“That really freaked me out,” Slater said. “I asked if he also had a history of sexual abuse, but they told me they weren’t allowed to disclose that information. Which made me think he probably did.”
Slater continued with her daily life but felt unsafe knowing her stalker lived on campus. She mentioned a few times in their conversations where she stayed on campus, so she stayed with her parents and friends until the court could get her a permanent protective order.
The one-year-long permanent protective order prohibited Nnamdi from going near Slater’s residence at East Campus Apartments unless he was walking to and from classes.
Slater said she also went to the Student Office of Accountability, filed a police report with LSUPD and pursued a Title IX investigation so there would be repercussions for Nnamdi on campus. Nnamdi was found in violation of Title IX, and is suspended from the University for as long as Slater remains on campus.
Slater thought the nightmare was over until she started receiving calls from Nnamdi last month. The calls came through at 9 a.m. and 9 p.m. every few days.
About a week after Slater started receiving those calls, Slater’s roommate saw Nnamdi outside of their residence, according to Slater. Slater’s roommate filed a police report, but ECA’s faulty security cameras left no evidence.
Slater said an LSUPD officer reportedly informed her that no one wanted to allocate funding for security camera maintenance, so the main purpose of the cameras is to serve as a deterrent. Overnight police officers patrolling the area had also recently been removed due to budget cuts.
“The whole reason my parents pay for me to live on campus is because they think it’s safe,” Slater said. “They think there are police officers. They think there are cameras that work.”
Director of Academic Programs Abroad Harald Leger said he was not able to comment on specific situations, but that APA takes any case they become aware of seriously and follow up within all LSU guidelines, rules and regulations.
“The program is designed to heighten cultural awareness and promote global learning,” Leger said. “We will continue to work hard on giving all participants the tools and guidance they need to participate safely in the program.”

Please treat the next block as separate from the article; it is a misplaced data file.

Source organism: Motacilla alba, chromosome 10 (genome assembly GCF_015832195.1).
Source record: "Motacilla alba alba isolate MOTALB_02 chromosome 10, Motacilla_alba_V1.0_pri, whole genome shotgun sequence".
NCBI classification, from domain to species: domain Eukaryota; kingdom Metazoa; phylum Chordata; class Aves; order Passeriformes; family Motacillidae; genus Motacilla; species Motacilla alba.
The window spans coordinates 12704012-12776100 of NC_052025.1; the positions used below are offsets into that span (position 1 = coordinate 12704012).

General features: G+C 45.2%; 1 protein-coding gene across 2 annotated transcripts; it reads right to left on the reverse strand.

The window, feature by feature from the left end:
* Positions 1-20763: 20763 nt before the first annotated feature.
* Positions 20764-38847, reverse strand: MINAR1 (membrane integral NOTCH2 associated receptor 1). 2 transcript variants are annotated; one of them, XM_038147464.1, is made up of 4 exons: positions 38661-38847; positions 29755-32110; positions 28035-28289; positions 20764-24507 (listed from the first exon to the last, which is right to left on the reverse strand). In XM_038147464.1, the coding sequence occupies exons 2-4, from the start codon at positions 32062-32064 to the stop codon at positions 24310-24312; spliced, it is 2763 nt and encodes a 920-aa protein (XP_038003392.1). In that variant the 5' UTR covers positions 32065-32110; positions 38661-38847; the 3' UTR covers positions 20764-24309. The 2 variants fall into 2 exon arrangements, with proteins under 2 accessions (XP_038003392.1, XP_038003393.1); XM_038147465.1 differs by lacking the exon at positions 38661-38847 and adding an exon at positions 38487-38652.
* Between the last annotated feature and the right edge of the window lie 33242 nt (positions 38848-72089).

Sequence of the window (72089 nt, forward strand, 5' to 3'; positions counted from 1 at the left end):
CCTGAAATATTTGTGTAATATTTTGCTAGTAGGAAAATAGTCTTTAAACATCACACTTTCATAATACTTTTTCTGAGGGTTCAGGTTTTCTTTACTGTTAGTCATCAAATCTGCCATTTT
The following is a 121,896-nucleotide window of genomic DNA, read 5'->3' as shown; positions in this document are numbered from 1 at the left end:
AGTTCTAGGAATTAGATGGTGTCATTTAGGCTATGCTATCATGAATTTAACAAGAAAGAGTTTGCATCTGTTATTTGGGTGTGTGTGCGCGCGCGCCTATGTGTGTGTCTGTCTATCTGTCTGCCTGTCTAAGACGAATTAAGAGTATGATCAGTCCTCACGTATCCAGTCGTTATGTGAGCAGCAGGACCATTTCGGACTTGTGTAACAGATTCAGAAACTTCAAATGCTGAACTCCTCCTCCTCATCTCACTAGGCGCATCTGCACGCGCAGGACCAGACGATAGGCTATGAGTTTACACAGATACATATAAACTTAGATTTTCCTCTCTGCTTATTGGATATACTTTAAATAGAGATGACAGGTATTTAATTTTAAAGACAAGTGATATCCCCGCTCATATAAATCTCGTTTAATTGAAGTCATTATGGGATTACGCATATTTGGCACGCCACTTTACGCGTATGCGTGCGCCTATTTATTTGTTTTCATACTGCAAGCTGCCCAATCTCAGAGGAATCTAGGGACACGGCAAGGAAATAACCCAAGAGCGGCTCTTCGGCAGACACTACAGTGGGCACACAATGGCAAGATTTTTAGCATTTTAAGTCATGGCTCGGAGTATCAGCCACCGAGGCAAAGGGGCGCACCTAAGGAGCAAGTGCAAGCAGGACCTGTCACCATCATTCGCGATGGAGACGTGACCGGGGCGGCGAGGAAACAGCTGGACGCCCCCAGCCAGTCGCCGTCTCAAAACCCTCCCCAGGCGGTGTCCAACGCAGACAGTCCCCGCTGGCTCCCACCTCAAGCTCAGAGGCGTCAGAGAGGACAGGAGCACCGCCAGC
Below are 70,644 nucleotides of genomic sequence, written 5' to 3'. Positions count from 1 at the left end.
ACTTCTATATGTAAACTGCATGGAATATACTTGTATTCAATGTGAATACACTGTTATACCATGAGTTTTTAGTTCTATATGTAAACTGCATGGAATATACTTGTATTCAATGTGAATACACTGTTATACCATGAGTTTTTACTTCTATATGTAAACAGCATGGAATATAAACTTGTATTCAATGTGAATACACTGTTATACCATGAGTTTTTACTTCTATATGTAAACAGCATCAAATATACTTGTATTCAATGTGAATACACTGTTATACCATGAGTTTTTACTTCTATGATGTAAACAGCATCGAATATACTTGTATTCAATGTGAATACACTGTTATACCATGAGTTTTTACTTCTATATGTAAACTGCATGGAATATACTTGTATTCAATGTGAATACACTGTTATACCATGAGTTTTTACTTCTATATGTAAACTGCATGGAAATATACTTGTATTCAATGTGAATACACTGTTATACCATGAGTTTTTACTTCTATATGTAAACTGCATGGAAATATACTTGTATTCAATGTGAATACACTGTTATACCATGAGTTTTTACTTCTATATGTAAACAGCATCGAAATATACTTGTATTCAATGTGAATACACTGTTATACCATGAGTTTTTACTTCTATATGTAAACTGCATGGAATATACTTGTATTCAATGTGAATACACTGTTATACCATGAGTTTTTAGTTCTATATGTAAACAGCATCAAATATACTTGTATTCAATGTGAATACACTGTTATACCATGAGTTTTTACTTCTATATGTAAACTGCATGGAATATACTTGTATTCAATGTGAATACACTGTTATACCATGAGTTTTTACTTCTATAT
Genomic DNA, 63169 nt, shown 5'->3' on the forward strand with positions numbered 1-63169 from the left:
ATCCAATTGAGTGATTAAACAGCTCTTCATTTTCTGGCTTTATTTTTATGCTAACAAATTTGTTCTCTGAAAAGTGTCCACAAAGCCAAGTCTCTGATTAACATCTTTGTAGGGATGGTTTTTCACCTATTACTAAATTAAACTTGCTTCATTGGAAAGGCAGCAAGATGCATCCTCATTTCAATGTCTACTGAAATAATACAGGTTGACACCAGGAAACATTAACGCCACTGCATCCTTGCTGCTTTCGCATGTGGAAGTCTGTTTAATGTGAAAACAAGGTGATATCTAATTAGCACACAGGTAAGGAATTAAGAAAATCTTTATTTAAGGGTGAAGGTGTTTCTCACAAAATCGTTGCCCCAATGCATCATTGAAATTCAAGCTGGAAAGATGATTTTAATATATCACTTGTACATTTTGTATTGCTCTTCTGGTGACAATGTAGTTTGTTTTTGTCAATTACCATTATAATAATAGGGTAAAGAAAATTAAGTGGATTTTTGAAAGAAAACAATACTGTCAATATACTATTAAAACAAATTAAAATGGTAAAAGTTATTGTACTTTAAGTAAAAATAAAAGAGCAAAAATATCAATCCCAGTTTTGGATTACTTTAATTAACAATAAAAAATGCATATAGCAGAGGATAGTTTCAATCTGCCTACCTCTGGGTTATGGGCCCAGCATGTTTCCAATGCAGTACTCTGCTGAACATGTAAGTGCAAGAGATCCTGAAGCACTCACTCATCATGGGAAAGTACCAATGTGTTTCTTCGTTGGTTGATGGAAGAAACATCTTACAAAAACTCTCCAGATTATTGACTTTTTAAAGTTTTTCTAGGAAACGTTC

TIX Investigator Jeff Scott said TIX policies operate on “fifty and a feather” certainty, giving more weight to the testimony of the victims than the perpetrators. He said students may have better luck with results by filing Title IX reports rather than filing police reports since Title IX requires less evidence and often produces quicker decisions.
“Our procedure is more an administrative procedure,” Scott said. “We have a lot more things that we can do. Our number one priority is to stop the harassing behavior, then we can offer victims support services, and finally, we want to prevent the incident from reoccurring.”
Support services can range from victim counseling to class changes and housing changes. Scott said whenever it is decided a Title IX victim needs to relocate, the logistics are then handed over to Residential Life.
Slater and her roommate relocated from ECA to a different residence in the middle of the school year, an event which Slater described as a “huge disruption.”
Title IX can implement no contact orders, like the one Slater had with Nnamdi, but cannot enforce consequences.
“That is processed under student conduct, so it would be something that I would refer to SAA,” Scott said. “They would be the individuals that would take care of any time of adjudication for breaking out the no contact order. We do not do the discipline.”
Slater complimented Title IX investigators and APA for the way they handled her situation. She was mainly disappointed in the lack of security and the lack of enforcement of the no contact order.
“There were a lot of really helpful people in this time, but the system fell flat for me,” Slater said. “I really appreciate what SAA did for me last year, but on the University level, I’m really upset. Why are our students not being kept safe? I think the University needs to be held accountable.”